executive education

In the current downturn, many companies have adopted a slash and burn approach to executive development. While a bit of pruning may well be in order, a wholesale dismantling of management training is short sighted. Well-designed programs provide benefits well in excess of their cost: They help managers who have never seen a recession avoid common mistakes; they allow top executives to drive their agenda. Employees, moreover, are highly motivated to learn anything that will help them navigate the current downturn.

Companies can hire stars in a downturn, but they can also develop existing employees. A recent survey of European HR executives found that the three least effective ways to cut costs in past recessions all entailed cutting back training and management development. Despite their negative impact on organizational effectiveness and employee commitment in the long-term, companies continue to rely on them to trim costs in the short-term. This is a mistake.  In a downturn, management development is not a luxury to cut, but an opportunity to seize. Talent development in a downturn can create a sustainable competitive advantage in three ways:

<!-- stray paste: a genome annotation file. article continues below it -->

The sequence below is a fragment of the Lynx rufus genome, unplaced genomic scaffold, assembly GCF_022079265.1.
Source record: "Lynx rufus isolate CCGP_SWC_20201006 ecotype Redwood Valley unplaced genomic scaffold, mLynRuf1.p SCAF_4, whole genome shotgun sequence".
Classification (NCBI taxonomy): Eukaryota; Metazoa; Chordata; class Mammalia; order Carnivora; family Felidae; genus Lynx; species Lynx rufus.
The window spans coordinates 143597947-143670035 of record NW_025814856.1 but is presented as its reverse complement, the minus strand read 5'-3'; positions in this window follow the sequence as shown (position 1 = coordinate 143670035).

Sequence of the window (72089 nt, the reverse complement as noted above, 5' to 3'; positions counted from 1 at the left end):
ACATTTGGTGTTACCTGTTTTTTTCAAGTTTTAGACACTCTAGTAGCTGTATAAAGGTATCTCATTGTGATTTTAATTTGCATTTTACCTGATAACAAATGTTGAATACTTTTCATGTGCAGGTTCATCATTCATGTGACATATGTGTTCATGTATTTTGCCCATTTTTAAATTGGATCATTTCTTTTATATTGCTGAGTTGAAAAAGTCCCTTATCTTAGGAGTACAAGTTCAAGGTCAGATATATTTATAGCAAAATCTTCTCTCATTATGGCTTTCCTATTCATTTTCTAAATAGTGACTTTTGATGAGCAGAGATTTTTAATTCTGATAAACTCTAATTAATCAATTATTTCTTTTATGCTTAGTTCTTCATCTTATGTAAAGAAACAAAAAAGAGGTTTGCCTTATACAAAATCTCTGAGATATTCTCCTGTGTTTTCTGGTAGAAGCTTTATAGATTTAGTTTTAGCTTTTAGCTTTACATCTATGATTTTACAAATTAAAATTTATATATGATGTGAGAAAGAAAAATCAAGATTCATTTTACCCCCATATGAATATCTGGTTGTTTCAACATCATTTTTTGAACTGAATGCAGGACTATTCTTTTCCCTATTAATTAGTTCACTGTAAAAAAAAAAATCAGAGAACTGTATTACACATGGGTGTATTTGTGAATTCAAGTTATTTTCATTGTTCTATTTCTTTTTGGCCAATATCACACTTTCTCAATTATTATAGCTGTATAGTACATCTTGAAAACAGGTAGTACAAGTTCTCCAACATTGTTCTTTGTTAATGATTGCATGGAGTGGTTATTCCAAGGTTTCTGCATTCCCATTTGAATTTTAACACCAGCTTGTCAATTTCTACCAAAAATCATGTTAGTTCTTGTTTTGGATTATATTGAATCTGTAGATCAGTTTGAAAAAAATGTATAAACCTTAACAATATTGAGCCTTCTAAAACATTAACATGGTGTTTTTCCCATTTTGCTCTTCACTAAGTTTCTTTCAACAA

Leading in turbulent times

This blog is no longer active but it remains open as an archive.

Don Sull is professor of management practice in strategic and international management, and faculty director of executive education at London Business School. This blog is dedicated to helping entrepreneurs, managers, and outside directors to lead more effectively in a turbulent world.

Over the past decade, Prof Sull has studied volatile industries including telecommunications, airlines, fast fashion, and information technology, as well as turbulent countries including Brazil and China, and found specific behaviours that consistently differentiate more, and less, successful firms. His conclusion is that actions, not an individual’s traits, increase the odds of success in turbulent markets, and these actions can be learned.